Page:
These incentives, presented last week, include an offer to share missile warning data and co-operate in developing and testing missile defence technology with the Russians.
"We outlined a series of areas where we might be able to co-operate with Russia and this involves both sharing of information and potentially of technology," said a senior administration official.
"It includes things like sharing sensor data for early warning, common research and development, testing of various components of systems," said the official.
But the Pentagon intends to move forward whatever the response, officials said.
"We're going to continue to make this effort with Russia but we're also very clear, whether Russia co-operates with us or not is really up to Russia," a US official said on Sunday.
The US insists that existing defences need to be extended to protect against attack from Iran and North Korea and says its missile shield plans are not directed against Russia.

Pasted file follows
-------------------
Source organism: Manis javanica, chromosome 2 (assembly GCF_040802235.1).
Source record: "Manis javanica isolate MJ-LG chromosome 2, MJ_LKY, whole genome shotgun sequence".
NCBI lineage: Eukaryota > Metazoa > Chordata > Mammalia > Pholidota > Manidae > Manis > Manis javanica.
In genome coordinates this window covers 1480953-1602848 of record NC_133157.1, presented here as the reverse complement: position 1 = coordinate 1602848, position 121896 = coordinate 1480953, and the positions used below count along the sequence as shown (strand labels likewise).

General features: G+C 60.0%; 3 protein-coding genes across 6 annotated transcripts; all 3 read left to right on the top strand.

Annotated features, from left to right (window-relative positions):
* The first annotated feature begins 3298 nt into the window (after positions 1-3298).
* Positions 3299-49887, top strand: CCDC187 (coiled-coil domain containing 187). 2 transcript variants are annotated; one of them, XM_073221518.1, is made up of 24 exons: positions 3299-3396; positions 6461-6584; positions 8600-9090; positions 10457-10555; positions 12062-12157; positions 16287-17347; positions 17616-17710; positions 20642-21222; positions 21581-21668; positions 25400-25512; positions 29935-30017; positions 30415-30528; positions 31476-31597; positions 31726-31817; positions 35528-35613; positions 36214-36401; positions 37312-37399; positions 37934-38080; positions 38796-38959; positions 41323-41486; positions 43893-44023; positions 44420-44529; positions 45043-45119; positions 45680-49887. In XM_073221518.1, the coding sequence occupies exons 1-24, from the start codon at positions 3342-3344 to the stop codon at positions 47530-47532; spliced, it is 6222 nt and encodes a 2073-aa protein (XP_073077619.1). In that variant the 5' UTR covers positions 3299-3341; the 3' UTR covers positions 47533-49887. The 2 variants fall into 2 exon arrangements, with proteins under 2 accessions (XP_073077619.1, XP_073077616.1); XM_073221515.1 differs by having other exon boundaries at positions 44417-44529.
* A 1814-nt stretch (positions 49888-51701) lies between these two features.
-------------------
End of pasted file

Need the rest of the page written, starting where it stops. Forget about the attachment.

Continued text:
However, critics say the US could eventually equip the sites with offensive weapons aimed at Russia.
Germany has said Washington must work to ease Russian concerns, although the Czech Republic and Poland have said Moscow has no right to interfere.
Igor Ivanov, secretary of Russia's security council said he held little hope the discussions would yield a quick resolution on the missile defense dispute.
"We would want to hope that Washington listens to our views and concerns, although I am not much of an optimist on this issue," he said.